From: Crystal Shepeard, Care2, More from this Affiliate
Published August 24, 2015 06:35 AM

Is fracking water safe to irrigate crops?

The race to find cleaner energy sources has led to a boon in hydraulic fracturing (“fracking”) in search of natural gas. Highly pressurized chemicals and water are pumped deep underground to break shale and release natural gas for harvesting. Residents and environmentalists have long been opposed to the process, which has seen an increase of health issues due to contaminated water. In drought stricken California, there is also concern about the amount of water being used in fracking operations, as well as what is done with the wastewater.

California farmers are frustrated with oil companies that have encroached on their areas. Fertile farm land is also filled with natural gas and there has been an increase in fracking operations. As the name implies, hyrdraulic fracturing is a water-intensive process. At the front-end, freshwater is infused with chemicals and is pumped into the shale. This has put farmers and oil companies in competition for the ever decreasing amount of water available.

As a result, more farmers are purchasing treated fracking wastewater from the oil and gas companies to irrigate their crops. An estimated 21 million gallons a day of treated wastewater are sent to Central Valley farmers. While this practice has happened for nearly two decades, the drought-induced increase has caused alarm. Through lobbying, oil and gas companies have been successful in limiting the amount of testing of the fracking water. The limited testing that is done is over a decade old and only tests for known chemicals and not the ones used in the fracking process.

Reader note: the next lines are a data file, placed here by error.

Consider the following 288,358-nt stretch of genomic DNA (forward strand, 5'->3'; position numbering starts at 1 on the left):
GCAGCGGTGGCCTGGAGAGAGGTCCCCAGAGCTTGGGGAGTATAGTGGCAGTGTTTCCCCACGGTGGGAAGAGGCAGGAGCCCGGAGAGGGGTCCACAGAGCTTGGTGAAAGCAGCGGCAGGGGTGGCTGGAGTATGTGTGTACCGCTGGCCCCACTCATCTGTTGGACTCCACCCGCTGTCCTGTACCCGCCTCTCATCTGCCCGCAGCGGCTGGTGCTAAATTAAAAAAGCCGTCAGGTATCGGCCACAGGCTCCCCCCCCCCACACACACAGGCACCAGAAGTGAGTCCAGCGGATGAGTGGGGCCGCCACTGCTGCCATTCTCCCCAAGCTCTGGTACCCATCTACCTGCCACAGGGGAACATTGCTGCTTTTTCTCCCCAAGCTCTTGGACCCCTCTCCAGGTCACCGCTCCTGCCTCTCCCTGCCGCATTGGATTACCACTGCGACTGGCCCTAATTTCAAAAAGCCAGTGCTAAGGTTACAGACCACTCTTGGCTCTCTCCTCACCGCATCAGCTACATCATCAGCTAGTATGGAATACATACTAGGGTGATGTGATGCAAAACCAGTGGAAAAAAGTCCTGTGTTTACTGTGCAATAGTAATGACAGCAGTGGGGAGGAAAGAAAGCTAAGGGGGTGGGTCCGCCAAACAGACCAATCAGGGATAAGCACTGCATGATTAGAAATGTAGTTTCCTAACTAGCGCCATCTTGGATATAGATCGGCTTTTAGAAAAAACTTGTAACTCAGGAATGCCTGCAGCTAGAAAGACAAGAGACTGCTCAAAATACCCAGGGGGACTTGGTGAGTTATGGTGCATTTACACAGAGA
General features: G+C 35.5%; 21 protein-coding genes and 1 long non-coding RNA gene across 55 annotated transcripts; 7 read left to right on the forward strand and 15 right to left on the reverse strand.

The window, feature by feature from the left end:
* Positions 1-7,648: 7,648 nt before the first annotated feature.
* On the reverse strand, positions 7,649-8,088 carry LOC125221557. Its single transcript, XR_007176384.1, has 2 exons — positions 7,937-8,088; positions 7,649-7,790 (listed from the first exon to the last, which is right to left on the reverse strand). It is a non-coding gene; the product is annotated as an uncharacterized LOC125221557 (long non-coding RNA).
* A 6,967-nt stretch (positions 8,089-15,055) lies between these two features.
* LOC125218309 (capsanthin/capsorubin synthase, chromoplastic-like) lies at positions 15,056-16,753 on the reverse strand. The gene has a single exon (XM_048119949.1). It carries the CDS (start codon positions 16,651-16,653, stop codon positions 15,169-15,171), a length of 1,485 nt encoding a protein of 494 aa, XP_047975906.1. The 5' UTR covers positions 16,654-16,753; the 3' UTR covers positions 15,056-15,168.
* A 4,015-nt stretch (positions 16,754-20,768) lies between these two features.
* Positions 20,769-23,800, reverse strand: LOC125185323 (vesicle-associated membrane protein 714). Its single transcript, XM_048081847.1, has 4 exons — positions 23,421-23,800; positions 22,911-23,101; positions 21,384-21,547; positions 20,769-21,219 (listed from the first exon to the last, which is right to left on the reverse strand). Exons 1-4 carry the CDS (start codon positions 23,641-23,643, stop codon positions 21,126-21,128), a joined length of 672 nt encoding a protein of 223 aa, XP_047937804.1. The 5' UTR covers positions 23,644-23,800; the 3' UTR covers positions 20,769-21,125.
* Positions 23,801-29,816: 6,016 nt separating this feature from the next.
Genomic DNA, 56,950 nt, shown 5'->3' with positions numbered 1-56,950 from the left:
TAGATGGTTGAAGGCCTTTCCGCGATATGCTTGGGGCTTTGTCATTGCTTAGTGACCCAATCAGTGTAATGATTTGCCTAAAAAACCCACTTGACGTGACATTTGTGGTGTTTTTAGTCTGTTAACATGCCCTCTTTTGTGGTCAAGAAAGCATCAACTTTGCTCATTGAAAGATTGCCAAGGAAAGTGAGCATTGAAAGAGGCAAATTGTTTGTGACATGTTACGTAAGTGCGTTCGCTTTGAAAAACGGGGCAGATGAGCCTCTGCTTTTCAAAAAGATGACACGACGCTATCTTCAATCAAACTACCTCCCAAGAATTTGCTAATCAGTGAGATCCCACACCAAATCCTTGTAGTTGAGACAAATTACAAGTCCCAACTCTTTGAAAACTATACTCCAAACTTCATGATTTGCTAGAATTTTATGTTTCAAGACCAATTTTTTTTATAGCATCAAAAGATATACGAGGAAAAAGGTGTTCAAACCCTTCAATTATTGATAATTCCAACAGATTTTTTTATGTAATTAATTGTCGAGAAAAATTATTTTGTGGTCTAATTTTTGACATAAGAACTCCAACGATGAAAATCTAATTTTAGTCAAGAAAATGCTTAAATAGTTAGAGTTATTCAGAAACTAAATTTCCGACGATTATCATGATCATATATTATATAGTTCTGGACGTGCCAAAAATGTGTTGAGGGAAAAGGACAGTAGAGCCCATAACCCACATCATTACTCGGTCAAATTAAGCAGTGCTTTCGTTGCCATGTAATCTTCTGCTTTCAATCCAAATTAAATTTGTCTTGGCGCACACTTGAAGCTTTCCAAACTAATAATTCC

California has been slow to act on regulation, but has started pushing for greater transparency. Last year, a law establishing stricter reporting requirements was signed by Gov. Jerry Brown last year. It requires companies to indicate the source of the water, what chemicals are used to treat it, and how the wastewater is disposed. The disposal report is required to include information as to whether the wastewater is reused in the fracking process, as well as if it is recycled and sold for other purposes – like farming.

Fracking well tower image via Shutterstock.

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